He has cleared his name and is now vindicated.
A doctor in Wuhan, China who is believed to have been one of the eight people arrested and punished by local police for spreading rumours about a virus outbreak in the city, has been vindicated by the country’s top court, according to Caixin Global.
The ophthalmologist, Li Wenliang, is now hailed as the whistleblower that citizens and authorities should have listened to early on when the novel coronavirus outbreak first emerged in China.
With this change in fortune and having cleared his name, Li said he will return to the front lines and continue fighting the virus once he recovers fully.
In what can be considered a rare move, the doctor was thrust into the national spotlight after China’s top court openly criticised the Wuhan police publicly on Jan. 28 for reprimanding eight citizens for “spreading rumors” about an illness in late December 2019.
The criticism dished out by the top court was put up in a post on its official WeChat account.
Even though the police did not identify specifically those accused or punished, Li is considered to be one of the eight.
The doctor suspected that he was infected after treating a patient.
China’s Supreme People’s Court said, in retrospect, the eight Wuhan citizens should not have been punished as what they said was not entirely false.
“It might have been a fortunate thing if the public had believed the ‘rumors’ then and started to wear masks and carry out sanitisation measures, and avoid the wild animal market,” the top court’s social media account said on Tuesday, as reported by Caixin.
On Dec. 30, Li sent a message in his medical school alumni WeChat group to warn about seven patients put up in isolation wards in the ophthalmology department in his hospital.
The patients were from a local seafood market who were diagnosed with severe acute respiratory syndrome (SARS).
A screenshot of the message was leaked.
Li was then summoned by the hospital’s inspection unit where he was spoken to.
On Jan. 3, he was called in by the local police and reprimanded for spreading rumors online and disrupting social order.
A few days after the police summons, Li continued to treat patients.
One patient initially came in for glaucoma, but then developed a fever.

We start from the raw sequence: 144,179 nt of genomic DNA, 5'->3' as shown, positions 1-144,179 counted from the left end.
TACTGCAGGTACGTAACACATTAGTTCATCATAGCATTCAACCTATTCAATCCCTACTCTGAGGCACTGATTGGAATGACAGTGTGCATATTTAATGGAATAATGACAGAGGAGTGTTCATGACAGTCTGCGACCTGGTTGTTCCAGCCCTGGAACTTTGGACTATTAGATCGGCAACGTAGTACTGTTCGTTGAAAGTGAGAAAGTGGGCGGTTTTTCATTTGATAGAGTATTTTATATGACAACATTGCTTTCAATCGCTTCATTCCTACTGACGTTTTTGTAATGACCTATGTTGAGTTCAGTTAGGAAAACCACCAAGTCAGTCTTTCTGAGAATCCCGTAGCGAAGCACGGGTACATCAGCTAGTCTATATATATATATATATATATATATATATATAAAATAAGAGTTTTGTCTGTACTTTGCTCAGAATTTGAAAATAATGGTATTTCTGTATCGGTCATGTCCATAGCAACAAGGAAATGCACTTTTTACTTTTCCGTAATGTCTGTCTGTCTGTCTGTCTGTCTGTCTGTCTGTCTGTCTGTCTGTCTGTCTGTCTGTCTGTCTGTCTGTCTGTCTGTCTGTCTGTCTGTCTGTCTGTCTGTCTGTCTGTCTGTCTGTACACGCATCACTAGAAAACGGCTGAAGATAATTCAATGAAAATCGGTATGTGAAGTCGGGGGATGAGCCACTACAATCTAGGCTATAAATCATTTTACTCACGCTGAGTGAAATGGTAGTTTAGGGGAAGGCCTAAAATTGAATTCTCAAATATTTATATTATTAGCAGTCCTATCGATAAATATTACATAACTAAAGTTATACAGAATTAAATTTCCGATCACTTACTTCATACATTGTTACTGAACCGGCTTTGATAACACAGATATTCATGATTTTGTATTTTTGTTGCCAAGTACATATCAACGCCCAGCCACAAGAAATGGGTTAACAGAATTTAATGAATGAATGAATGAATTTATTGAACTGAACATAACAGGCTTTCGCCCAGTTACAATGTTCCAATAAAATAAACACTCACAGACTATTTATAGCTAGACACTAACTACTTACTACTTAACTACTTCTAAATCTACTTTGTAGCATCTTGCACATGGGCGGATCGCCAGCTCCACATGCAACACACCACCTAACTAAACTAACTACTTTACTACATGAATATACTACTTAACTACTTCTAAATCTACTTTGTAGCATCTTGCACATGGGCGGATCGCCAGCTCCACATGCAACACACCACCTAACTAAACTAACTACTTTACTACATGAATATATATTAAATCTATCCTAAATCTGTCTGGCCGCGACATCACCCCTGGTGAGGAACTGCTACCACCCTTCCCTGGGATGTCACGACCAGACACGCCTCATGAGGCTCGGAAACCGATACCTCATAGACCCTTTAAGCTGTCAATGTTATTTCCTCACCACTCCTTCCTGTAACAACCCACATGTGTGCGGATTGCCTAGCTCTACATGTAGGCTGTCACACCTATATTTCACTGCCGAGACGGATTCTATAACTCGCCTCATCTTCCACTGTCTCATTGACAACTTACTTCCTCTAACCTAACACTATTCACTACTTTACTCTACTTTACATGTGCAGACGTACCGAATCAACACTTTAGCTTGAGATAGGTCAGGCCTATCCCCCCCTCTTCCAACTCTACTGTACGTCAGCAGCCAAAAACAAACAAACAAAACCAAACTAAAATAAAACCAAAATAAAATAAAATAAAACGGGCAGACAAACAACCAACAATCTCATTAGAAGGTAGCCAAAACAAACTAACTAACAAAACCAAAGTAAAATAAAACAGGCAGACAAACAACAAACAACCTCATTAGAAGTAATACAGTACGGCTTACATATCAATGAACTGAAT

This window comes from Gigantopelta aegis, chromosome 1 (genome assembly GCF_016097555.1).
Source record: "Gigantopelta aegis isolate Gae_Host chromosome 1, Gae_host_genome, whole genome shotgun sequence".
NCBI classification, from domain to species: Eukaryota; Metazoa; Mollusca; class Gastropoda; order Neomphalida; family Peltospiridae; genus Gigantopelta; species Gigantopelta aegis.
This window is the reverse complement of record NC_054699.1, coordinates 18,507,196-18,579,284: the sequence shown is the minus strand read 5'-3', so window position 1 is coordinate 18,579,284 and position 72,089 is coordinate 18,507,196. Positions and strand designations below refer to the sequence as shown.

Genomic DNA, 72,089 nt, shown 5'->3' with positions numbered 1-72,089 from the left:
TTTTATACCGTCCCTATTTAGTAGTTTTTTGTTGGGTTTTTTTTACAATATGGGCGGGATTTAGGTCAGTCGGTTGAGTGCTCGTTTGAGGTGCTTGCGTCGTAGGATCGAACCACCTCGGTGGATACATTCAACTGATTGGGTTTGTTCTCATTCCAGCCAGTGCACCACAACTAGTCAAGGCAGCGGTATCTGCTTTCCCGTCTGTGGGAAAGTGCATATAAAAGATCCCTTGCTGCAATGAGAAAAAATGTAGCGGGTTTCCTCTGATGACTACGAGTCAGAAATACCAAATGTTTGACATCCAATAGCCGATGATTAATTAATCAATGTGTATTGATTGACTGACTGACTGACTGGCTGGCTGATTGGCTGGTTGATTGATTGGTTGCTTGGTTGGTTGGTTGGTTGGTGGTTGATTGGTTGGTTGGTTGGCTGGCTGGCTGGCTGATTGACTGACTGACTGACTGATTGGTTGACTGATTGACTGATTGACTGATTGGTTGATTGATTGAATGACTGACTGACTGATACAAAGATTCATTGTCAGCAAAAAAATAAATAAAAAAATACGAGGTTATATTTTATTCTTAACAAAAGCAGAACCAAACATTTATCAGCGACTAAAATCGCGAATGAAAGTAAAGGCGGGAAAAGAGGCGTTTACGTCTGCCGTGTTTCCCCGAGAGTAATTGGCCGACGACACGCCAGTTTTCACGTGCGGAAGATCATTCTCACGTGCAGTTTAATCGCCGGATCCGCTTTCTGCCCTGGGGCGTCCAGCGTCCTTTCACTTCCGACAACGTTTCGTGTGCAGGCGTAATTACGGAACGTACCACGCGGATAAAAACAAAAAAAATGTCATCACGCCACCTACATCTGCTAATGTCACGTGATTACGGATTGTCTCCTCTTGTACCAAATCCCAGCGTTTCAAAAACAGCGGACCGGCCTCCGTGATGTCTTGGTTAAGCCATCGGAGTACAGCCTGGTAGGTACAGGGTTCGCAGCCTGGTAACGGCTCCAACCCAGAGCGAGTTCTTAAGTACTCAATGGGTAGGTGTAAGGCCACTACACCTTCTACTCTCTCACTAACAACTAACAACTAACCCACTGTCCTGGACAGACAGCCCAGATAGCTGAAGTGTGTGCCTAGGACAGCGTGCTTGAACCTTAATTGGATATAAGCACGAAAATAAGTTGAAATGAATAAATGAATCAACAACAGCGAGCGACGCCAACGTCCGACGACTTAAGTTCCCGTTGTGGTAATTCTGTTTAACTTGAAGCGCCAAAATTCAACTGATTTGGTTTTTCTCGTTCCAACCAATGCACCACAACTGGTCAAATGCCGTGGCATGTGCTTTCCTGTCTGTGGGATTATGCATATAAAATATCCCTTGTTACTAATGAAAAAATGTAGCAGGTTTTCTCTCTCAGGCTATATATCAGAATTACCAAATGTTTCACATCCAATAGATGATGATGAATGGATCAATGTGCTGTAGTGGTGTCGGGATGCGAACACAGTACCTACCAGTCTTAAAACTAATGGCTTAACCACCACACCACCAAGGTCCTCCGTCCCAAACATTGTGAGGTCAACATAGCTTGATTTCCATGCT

The patient was diagnosed with pneumonia after a lung scan.
On Jan. 12, Li felt unwell and was suspected to have contracted the virus as well.
He was moved to an isolation ward, Li told Caixin.
His parents were also infected and sent to the hospital.
On Jan. 30, Li said that his test result had come back negative, but he remained in the isolation ward.
By this time in end-January, news had been reported internationally that China had arrested whistleblowers who warned about the novel coronavirus, sparking condemnation from critics who fear a cover-up of a potential pandemic.
It was initially thought that those whistleblowers were reporters or activists, but it has now transpired at least one of them is a medical professional.
Other rumours currently circulating in China is that all eight arrested are doctors.
Li also told Caixin that he had been worried the hospital would punish him for “spreading rumors”.
But he now felt relieved after the top court publicly criticised the police.
“I think there should be more than one voice in a healthy society, and I don’t approve of using public power for excessive interference,” said Li, according to Caixin.
He also clarified that rumors saying his medical license was suspended are not true.
He added that justice for himself was not the main priority, which is why he did not plan to go through official judicial channels to get an explanation, citing it will be troublesome: “It’s more important that people know the truth, justice is less important to me.”
Caixin Global is the English-language arm of Beijing-based financial media outlet Caixin Media.